ISSN (Print) - 0012-9976 | ISSN (Online) - 2349-8846

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WOMEN-Haphazard Inputs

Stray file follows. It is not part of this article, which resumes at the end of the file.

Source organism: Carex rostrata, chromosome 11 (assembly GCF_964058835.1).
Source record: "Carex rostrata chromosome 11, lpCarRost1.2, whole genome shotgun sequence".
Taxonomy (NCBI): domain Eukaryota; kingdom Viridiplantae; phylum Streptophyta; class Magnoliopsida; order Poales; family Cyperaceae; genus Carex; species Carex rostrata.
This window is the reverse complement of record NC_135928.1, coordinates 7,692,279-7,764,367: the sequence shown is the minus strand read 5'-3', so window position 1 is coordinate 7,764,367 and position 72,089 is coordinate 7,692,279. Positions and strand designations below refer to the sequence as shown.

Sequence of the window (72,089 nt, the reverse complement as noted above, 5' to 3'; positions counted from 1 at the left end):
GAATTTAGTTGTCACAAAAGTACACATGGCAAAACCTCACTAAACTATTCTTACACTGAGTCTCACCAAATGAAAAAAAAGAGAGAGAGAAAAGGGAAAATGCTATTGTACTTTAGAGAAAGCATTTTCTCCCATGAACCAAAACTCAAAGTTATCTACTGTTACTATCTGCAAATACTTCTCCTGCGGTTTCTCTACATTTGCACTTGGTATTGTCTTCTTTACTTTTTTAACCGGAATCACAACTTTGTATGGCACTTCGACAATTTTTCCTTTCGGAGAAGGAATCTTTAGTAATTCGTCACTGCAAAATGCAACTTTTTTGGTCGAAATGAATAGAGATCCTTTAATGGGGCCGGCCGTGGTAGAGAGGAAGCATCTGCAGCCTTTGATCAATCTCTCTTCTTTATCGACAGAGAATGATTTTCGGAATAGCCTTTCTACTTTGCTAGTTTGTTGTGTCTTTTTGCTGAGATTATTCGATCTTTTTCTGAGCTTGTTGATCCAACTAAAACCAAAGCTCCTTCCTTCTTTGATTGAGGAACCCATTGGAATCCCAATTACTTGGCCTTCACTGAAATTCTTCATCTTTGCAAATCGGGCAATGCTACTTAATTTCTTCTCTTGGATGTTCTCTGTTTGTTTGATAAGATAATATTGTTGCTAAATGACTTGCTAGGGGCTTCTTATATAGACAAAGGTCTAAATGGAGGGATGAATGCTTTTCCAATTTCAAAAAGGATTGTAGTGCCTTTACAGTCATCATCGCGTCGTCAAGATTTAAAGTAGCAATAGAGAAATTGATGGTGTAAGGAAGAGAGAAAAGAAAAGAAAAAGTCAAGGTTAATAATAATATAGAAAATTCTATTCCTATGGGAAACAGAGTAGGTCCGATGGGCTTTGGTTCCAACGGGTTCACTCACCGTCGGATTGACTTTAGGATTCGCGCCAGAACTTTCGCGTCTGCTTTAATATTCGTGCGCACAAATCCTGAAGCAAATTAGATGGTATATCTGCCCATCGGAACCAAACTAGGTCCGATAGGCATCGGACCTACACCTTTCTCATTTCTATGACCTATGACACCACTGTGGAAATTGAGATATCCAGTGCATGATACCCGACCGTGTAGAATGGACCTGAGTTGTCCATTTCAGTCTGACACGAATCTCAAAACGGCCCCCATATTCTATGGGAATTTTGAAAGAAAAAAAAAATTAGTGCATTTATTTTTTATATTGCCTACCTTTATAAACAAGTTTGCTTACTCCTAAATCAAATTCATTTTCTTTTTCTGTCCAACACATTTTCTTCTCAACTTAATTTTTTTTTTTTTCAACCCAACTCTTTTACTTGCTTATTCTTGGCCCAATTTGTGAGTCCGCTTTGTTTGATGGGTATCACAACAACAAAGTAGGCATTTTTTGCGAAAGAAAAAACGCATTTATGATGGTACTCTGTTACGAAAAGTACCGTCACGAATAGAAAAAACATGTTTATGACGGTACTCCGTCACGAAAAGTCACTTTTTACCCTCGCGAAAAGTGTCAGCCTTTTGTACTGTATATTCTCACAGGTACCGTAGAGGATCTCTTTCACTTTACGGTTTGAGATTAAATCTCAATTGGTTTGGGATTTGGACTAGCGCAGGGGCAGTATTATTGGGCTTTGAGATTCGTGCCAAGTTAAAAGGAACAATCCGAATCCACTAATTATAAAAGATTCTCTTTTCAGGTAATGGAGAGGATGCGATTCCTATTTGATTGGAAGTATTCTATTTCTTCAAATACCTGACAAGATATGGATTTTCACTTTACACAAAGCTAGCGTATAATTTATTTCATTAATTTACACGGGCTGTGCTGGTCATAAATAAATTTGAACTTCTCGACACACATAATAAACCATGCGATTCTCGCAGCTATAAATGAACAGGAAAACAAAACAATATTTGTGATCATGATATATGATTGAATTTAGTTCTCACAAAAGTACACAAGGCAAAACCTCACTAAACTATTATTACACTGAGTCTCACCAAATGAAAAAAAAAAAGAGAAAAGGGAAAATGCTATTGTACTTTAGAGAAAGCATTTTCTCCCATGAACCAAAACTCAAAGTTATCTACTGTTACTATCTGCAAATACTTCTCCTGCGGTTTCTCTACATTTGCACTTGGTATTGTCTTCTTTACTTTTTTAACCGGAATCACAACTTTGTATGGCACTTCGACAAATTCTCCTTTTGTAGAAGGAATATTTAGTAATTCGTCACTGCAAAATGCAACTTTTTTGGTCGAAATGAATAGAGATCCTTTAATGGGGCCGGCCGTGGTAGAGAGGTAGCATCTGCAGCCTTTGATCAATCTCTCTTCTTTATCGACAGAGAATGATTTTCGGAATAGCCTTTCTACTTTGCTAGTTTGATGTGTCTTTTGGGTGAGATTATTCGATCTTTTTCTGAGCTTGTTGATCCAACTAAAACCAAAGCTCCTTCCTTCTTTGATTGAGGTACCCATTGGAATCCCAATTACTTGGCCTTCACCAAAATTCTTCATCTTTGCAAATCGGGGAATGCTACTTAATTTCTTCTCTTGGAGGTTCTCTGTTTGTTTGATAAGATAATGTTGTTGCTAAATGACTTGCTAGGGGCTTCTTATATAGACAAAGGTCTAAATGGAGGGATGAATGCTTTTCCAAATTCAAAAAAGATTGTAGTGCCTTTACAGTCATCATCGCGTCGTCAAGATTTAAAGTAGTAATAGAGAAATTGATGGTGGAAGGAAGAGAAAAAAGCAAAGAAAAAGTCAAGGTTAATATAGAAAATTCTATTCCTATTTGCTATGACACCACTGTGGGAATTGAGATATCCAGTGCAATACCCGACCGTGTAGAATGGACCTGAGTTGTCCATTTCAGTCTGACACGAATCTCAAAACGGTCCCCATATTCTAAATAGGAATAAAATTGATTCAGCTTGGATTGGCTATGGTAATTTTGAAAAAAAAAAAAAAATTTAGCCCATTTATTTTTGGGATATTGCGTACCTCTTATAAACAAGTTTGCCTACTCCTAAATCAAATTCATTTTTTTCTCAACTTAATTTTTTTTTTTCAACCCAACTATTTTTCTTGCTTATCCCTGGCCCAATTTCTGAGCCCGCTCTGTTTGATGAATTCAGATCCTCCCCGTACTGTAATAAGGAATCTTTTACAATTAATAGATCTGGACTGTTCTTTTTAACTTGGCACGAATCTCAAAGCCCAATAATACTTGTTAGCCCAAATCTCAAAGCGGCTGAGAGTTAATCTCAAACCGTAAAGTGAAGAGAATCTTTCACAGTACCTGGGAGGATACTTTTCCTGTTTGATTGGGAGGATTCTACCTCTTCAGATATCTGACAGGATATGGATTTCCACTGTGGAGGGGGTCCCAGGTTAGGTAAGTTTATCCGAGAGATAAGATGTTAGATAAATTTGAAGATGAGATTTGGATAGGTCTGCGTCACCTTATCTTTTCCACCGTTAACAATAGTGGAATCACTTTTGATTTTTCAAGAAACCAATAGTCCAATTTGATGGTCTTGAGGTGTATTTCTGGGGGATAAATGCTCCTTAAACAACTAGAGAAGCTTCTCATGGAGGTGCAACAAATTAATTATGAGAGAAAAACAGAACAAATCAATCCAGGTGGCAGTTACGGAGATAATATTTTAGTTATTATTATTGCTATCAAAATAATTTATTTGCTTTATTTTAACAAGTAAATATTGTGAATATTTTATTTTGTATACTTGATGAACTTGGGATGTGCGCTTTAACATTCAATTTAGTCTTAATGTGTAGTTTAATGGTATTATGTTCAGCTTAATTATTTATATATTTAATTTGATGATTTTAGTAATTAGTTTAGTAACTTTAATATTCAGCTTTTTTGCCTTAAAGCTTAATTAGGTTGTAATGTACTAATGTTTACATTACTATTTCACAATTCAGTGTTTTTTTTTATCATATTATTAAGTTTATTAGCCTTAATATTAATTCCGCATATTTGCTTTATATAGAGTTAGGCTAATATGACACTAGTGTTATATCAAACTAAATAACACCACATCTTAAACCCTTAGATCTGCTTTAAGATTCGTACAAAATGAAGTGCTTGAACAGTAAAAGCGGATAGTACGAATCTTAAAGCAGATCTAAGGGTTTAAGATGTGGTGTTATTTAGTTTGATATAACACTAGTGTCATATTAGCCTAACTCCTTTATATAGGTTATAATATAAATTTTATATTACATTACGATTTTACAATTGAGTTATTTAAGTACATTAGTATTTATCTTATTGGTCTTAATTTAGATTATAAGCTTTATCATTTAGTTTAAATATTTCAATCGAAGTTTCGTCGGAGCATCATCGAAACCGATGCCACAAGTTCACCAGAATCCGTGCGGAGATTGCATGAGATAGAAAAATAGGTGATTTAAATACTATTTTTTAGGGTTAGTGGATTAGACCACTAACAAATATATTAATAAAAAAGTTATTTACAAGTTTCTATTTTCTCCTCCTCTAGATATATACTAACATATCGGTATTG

In the case of NBFCs, there is some information available from the annual surveys conducted by the RBI. The NBFCs have to report data on two types of deposits accepted by them: regulated deposits that are subjected to certain ceilings and other restrictions and exempted deposits such as funds obtained from the government, security deposits, intercompany borrowings and funds mobilised from directors and shareholders in the case of private limited companies which arc not subject to ceiling regulations. Effective from April 1993, inter-company borrowings and funds received from directors and shareholders also come under regulated deposits. Taking all financial and non-financial companies together, the share of regulated deposits has come down from about 32.4 per cent in March 1981 to 14.6 per cent in March 1992, suggesting that now as much as 85 per cent of non-banking deposits (Rs 43,688 crore out of Rs 51,185 crore) come from sources not subject to any ceiling regulation (these do not include borrowings from banks and financial institutions as per the surveys up to 1992). Regulated deposits of all non- banking companies constituted about 3.6 per cent of the aggregate deposits of scheduled commercial banks in the early 1980s and rose to around 4 per cent in the second half of the 1980s; since then the proportion has come down to 3.2 per cent. If we consider the regulated deposits of only the NBFCs, they were Rs 2,823.5 crore or just 12 per cent of aggregate bank deposits in March 1992. According to the RBI, though 7,556 NBFCs reported deposit-acceptance activities, only about 700 companies were active participants in these activities and almost 97 per cent of the deposits raised by NBFCs were in the names of just about 25 companies. While this may be correct insofar as the reporting companies are concerned, deposit-acceptance activities appear to be much more widespread among both corporate bodies and unincorporated enterprises.

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